Westminster grapples with police use of license plate readers

The Westminster Police Department could soon begin using license plate readers -- technology that scans license plates automatically during an officer's routine patrol to search for vehicles that might be stolen or linked to an open warrant.

But Westminster City Council members are leery of approving a proposal by Westminster Police Chief Jeff Spaulding that would allow such technology.

"No longer are we talking about using technology to specifically identify a crime. Now we are using technology to look at the entire population for the possibility of crime," Council President Robert Wack said at the Sept. 23 city council meeting.

Before the council is a memorandum of understanding that would allow city police officers to use license plate readers that would be linked to criminal databases maintained by the FBI.

The readers, which are placed on police cruisers, will alert officers during a patrol if it detects a stolen vehicle or a vehicle linked to an open warrant.

"It makes us far more effective in arresting wanted individuals living or traveling through our community," Spaulding has said.

The police department has purchased one license plate reader, which was funded through a $21,000 federal homeland security grant, Spaulding said.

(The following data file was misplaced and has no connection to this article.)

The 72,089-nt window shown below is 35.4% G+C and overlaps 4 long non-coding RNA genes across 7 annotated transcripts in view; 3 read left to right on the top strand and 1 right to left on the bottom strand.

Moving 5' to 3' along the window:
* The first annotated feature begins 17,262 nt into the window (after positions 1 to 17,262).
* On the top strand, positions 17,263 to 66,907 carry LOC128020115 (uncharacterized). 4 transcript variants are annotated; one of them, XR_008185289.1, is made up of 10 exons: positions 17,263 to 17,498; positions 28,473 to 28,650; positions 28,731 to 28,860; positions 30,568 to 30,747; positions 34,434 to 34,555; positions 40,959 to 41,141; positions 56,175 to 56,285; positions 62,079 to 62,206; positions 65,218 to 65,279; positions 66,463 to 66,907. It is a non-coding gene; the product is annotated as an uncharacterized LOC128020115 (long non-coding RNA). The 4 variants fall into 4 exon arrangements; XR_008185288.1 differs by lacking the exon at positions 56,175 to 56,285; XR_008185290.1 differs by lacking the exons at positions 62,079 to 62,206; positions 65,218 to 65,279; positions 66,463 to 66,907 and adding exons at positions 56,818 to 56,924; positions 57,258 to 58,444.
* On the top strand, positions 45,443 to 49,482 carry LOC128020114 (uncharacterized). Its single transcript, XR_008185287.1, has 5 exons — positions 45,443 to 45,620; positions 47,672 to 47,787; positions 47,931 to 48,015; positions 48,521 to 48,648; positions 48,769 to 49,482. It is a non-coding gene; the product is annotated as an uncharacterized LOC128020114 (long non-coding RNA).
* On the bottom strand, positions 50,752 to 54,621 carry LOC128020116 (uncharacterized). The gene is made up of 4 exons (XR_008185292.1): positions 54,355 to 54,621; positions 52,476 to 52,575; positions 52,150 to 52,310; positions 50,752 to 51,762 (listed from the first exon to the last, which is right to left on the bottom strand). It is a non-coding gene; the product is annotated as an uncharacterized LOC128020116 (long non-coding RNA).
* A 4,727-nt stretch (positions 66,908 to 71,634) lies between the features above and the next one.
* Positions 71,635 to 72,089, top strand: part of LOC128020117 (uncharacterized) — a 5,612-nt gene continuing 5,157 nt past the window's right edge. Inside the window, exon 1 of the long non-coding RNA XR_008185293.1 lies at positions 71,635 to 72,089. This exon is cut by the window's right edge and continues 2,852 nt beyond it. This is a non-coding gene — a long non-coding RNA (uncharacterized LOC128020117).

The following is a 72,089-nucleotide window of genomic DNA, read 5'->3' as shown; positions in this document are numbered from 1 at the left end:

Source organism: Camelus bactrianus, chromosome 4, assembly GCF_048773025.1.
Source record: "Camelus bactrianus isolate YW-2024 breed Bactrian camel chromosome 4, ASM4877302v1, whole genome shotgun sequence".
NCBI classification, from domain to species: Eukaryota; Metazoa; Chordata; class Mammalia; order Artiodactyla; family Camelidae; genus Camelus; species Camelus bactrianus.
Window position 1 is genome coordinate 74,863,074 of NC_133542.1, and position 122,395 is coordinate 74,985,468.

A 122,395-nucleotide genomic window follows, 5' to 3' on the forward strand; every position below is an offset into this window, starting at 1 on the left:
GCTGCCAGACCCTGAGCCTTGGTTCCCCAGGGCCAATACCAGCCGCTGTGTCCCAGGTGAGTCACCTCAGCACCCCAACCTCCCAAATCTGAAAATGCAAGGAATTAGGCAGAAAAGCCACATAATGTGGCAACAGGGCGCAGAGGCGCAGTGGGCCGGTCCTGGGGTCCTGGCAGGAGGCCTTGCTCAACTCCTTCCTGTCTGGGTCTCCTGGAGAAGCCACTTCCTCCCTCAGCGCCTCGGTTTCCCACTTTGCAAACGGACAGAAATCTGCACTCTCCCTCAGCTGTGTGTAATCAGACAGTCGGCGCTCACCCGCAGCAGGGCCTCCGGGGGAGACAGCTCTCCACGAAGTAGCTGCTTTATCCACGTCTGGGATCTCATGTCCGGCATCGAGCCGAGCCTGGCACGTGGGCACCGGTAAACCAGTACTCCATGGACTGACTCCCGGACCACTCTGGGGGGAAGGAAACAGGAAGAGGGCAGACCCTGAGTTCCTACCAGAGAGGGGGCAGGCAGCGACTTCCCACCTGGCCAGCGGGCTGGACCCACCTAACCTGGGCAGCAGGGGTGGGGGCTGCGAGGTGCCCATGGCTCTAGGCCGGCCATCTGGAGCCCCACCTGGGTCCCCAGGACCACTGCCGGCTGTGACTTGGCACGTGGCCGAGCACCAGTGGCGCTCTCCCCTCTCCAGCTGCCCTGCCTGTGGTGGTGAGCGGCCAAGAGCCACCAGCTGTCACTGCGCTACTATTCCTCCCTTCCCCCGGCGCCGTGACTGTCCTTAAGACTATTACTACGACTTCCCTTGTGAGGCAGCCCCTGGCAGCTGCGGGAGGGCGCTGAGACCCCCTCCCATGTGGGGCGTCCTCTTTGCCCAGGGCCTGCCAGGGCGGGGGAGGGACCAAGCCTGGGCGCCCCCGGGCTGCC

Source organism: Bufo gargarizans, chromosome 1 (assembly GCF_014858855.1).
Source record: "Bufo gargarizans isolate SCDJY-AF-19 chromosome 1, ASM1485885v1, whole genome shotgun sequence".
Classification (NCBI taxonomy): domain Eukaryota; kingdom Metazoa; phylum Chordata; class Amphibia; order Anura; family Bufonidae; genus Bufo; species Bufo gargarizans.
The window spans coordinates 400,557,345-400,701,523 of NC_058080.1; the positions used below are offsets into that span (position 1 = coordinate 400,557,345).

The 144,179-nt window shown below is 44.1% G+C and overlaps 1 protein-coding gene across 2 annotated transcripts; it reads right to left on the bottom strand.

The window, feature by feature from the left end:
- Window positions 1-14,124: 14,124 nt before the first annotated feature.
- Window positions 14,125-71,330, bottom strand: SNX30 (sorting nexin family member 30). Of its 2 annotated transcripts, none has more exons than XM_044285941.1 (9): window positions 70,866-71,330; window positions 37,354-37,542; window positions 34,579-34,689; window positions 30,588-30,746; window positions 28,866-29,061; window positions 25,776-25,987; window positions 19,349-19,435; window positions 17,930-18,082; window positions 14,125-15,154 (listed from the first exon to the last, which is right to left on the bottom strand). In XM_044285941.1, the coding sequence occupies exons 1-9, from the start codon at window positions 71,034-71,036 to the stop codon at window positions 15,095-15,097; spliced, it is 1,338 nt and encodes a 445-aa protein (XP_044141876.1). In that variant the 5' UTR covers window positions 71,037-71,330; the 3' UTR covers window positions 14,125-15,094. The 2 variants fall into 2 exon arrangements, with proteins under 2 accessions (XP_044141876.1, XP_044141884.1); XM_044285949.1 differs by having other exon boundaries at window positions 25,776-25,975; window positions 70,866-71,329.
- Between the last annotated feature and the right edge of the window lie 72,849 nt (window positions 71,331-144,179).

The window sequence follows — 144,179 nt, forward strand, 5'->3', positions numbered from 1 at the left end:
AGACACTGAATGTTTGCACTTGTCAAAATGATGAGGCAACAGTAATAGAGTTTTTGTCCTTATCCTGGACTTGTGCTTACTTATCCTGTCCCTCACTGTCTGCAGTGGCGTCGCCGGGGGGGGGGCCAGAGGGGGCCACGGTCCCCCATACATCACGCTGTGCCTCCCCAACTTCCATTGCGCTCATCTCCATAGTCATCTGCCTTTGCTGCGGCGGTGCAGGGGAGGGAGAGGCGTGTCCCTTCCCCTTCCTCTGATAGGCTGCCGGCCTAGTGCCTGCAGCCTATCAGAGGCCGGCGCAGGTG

If approved by the council, Spaulding said he plans to use the device on routine patrols by officers and in areas with higher or periodic crime issues. The technology would only scan vehicles parked or traveling in public areas and does not represent anything police officers can't already do.

The Mayor and Council have discussed the issue of license plate readers at length during two September council meetings and could make a decision on whether to approve the use of the technology at its next meeting on Oct. 14.

Council members have voiced concerns with privacy and the effectiveness of the tool.

Mayor Kevin Utz, a retired Maryland State Police Trooper, has said he sees both sides of the issue, but questions whether an officer will verify information from the license plate reader with a dispatch officer before taking action.

Utz added that he is also fearful the license plate readers will lead officers to spend more time in their vehicles than out in the community.

"I could take it or leave it," he said of the license plate readers.

Spaulding has called the use of license plate readers an important enhancement to the Westminster Police Department with the current budget preventing him from adding officers to the department.

There are about 60 agencies around the state using this technology, according to Spaulding.

The Carroll County Sheriff's Office has employed the use of license plate readers since 2010, according to Col. Phil Kasten.

The Sheriff's Office has two license plate readers and uses them at scenes of serious traffic collisions, areas with repeated traffic complaints, and areas with reported patterns of theft, according to Kasten.

Kasten said the license plate readers have been beneficial in locating drivers on suspended or revoked driver's licenses and wanted individuals since they have been put in use.

If approved by the council, Spaulding said the reader could be in use within 30 to 45 days dependent upon officer training and getting the device installed.

He said data collected from license plate readers will not be retained in a local database.

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